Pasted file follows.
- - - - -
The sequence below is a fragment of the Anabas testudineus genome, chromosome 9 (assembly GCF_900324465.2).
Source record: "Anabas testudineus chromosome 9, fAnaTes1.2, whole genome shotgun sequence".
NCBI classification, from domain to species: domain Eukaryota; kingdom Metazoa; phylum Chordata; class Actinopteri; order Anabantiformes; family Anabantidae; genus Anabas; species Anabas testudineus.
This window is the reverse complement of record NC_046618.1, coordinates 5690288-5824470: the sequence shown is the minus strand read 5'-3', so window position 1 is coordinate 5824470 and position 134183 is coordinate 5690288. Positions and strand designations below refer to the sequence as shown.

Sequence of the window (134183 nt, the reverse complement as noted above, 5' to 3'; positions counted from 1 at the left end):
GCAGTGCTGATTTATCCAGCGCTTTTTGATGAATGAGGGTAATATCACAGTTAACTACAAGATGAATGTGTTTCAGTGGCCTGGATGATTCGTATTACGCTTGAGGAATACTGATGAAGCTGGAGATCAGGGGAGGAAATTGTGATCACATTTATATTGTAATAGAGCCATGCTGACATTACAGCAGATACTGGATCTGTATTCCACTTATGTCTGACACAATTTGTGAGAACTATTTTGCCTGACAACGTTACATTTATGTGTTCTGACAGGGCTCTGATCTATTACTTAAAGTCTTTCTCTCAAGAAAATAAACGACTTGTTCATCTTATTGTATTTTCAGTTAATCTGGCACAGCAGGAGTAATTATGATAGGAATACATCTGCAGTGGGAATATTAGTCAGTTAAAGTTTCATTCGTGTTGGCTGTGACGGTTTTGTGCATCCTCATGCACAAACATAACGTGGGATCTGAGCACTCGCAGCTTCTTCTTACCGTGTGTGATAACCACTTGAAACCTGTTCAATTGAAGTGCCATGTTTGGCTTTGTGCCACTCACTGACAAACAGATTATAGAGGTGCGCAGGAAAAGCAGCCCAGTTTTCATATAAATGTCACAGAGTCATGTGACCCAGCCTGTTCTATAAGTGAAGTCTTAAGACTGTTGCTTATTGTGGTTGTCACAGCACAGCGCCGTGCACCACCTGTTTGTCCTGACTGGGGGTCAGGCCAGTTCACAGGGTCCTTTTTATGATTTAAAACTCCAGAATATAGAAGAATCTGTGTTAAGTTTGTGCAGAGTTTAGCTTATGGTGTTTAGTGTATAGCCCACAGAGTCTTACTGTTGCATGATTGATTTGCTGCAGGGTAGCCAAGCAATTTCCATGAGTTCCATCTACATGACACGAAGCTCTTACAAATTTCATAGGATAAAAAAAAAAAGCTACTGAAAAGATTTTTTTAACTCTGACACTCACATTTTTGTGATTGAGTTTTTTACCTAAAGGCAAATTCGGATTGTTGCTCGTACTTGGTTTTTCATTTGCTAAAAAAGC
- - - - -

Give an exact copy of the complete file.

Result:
The sequence below is a fragment of the Anabas testudineus genome, chromosome 9 (assembly GCF_900324465.2).
Source record: "Anabas testudineus chromosome 9, fAnaTes1.2, whole genome shotgun sequence".
NCBI classification, from domain to species: domain Eukaryota; kingdom Metazoa; phylum Chordata; class Actinopteri; order Anabantiformes; family Anabantidae; genus Anabas; species Anabas testudineus.
This window is the reverse complement of record NC_046618.1, coordinates 5690288-5824470: the sequence shown is the minus strand read 5'-3', so window position 1 is coordinate 5824470 and position 134183 is coordinate 5690288. Positions and strand designations below refer to the sequence as shown.

Sequence of the window (134183 nt, the reverse complement as noted above, 5' to 3'; positions counted from 1 at the left end):
GCAGTGCTGATTTATCCAGCGCTTTTTGATGAATGAGGGTAATATCACAGTTAACTACAAGATGAATGTGTTTCAGTGGCCTGGATGATTCGTATTACGCTTGAGGAATACTGATGAAGCTGGAGATCAGGGGAGGAAATTGTGATCACATTTATATTGTAATAGAGCCATGCTGACATTACAGCAGATACTGGATCTGTATTCCACTTATGTCTGACACAATTTGTGAGAACTATTTTGCCTGACAACGTTACATTTATGTGTTCTGACAGGGCTCTGATCTATTACTTAAAGTCTTTCTCTCAAGAAAATAAACGACTTGTTCATCTTATTGTATTTTCAGTTAATCTGGCACAGCAGGAGTAATTATGATAGGAATACATCTGCAGTGGGAATATTAGTCAGTTAAAGTTTCATTCGTGTTGGCTGTGACGGTTTTGTGCATCCTCATGCACAAACATAACGTGGGATCTGAGCACTCGCAGCTTCTTCTTACCGTGTGTGATAACCACTTGAAACCTGTTCAATTGAAGTGCCATGTTTGGCTTTGTGCCACTCACTGACAAACAGATTATAGAGGTGCGCAGGAAAAGCAGCCCAGTTTTCATATAAATGTCACAGAGTCATGTGACCCAGCCTGTTCTATAAGTGAAGTCTTAAGACTGTTGCTTATTGTGGTTGTCACAGCACAGCGCCGTGCACCACCTGTTTGTCCTGACTGGGGGTCAGGCCAGTTCACAGGGTCCTTTTTATGATTTAAAACTCCAGAATATAGAAGAATCTGTGTTAAGTTTGTGCAGAGTTTAGCTTATGGTGTTTAGTGTATAGCCCACAGAGTCTTACTGTTGCATGATTGATTTGCTGCAGGGTAGCCAAGCAATTTCCATGAGTTCCATCTACATGACACGAAGCTCTTACAAATTTCATAGGATAAAAAAAAAAAGCTACTGAAAAGATTTTTTTAACTCTGACACTCACATTTTTGTGATTGAGTTTTTTACCTAAAGGCAAATTCGGATTGTTGCTCGTACTTGGTTTTTCATTTGCTAAAAAAGC